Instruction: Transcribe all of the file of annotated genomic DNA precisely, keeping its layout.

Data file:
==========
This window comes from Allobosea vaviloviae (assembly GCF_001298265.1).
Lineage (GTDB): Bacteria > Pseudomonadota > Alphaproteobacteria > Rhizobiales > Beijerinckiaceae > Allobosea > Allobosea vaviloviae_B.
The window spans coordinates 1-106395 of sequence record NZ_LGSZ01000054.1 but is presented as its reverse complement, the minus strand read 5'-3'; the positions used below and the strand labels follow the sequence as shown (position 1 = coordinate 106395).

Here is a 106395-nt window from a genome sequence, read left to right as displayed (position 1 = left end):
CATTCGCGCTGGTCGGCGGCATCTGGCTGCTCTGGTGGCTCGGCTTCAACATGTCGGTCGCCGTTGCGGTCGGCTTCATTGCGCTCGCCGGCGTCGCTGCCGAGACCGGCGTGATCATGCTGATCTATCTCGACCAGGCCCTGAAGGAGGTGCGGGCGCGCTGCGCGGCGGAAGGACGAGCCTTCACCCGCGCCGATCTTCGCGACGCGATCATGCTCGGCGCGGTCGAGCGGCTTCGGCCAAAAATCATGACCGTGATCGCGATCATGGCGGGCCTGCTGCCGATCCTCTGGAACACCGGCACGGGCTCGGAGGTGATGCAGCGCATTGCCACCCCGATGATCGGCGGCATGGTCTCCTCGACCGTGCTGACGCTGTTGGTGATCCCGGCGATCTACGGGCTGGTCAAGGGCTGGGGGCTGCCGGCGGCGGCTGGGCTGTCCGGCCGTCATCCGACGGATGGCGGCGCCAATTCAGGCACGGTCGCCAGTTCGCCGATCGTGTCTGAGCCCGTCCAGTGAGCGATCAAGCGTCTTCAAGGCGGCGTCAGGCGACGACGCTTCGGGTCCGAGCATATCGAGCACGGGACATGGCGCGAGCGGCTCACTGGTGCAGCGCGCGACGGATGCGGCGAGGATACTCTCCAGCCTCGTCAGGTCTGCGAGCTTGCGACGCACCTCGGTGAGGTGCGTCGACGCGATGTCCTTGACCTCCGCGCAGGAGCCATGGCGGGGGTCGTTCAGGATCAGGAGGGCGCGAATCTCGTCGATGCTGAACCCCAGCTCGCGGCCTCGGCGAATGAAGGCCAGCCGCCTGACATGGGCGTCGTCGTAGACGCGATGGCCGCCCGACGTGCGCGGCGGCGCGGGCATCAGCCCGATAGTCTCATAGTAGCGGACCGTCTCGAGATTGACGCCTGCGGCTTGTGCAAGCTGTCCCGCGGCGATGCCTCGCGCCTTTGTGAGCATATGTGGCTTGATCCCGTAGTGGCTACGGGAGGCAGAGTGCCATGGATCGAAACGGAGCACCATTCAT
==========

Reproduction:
This window comes from Allobosea vaviloviae (assembly GCF_001298265.1).
Lineage (GTDB): Bacteria > Pseudomonadota > Alphaproteobacteria > Rhizobiales > Beijerinckiaceae > Allobosea > Allobosea vaviloviae_B.
The window spans coordinates 1-106395 of sequence record NZ_LGSZ01000054.1 but is presented as its reverse complement, the minus strand read 5'-3'; the positions used below and the strand labels follow the sequence as shown (position 1 = coordinate 106395).

Here is a 106395-nt window from a genome sequence, read left to right as displayed (position 1 = left end):
CATTCGCGCTGGTCGGCGGCATCTGGCTGCTCTGGTGGCTCGGCTTCAACATGTCGGTCGCCGTTGCGGTCGGCTTCATTGCGCTCGCCGGCGTCGCTGCCGAGACCGGCGTGATCATGCTGATCTATCTCGACCAGGCCCTGAAGGAGGTGCGGGCGCGCTGCGCGGCGGAAGGACGAGCCTTCACCCGCGCCGATCTTCGCGACGCGATCATGCTCGGCGCGGTCGAGCGGCTTCGGCCAAAAATCATGACCGTGATCGCGATCATGGCGGGCCTGCTGCCGATCCTCTGGAACACCGGCACGGGCTCGGAGGTGATGCAGCGCATTGCCACCCCGATGATCGGCGGCATGGTCTCCTCGACCGTGCTGACGCTGTTGGTGATCCCGGCGATCTACGGGCTGGTCAAGGGCTGGGGGCTGCCGGCGGCGGCTGGGCTGTCCGGCCGTCATCCGACGGATGGCGGCGCCAATTCAGGCACGGTCGCCAGTTCGCCGATCGTGTCTGAGCCCGTCCAGTGAGCGATCAAGCGTCTTCAAGGCGGCGTCAGGCGACGACGCTTCGGGTCCGAGCATATCGAGCACGGGACATGGCGCGAGCGGCTCACTGGTGCAGCGCGCGACGGATGCGGCGAGGATACTCTCCAGCCTCGTCAGGTCTGCGAGCTTGCGACGCACCTCGGTGAGGTGCGTCGACGCGATGTCCTTGACCTCCGCGCAGGAGCCATGGCGGGGGTCGTTCAGGATCAGGAGGGCGCGAATCTCGTCGATGCTGAACCCCAGCTCGCGGCCTCGGCGAATGAAGGCCAGCCGCCTGACATGGGCGTCGTCGTAGACGCGATGGCCGCCCGACGTGCGCGGCGGCGCGGGCATCAGCCCGATAGTCTCATAGTAGCGGACCGTCTCGAGATTGACGCCTGCGGCTTGTGCAAGCTGTCCCGCGGCGATGCCTCGCGCCTTTGTGAGCATATGTGGCTTGATCCCGTAGTGGCTACGGGAGGCAGAGTGCCATGGATCGAAACGGAGCACCATTCAT